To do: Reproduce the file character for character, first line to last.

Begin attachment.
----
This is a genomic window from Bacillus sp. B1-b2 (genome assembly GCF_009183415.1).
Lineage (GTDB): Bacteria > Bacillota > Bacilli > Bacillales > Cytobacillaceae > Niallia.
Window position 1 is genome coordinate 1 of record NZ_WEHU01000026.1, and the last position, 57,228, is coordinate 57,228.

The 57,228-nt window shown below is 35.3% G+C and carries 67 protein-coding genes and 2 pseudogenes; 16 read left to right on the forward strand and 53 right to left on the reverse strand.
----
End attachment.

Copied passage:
This is a genomic window from Bacillus sp. B1-b2 (genome assembly GCF_009183415.1).
Lineage (GTDB): Bacteria > Bacillota > Bacilli > Bacillales > Cytobacillaceae > Niallia.
Window position 1 is genome coordinate 1 of record NZ_WEHU01000026.1, and the last position, 57,228, is coordinate 57,228.

The 57,228-nt window shown below is 35.3% G+C and carries 67 protein-coding genes and 2 pseudogenes; 16 read left to right on the forward strand and 53 right to left on the reverse strand.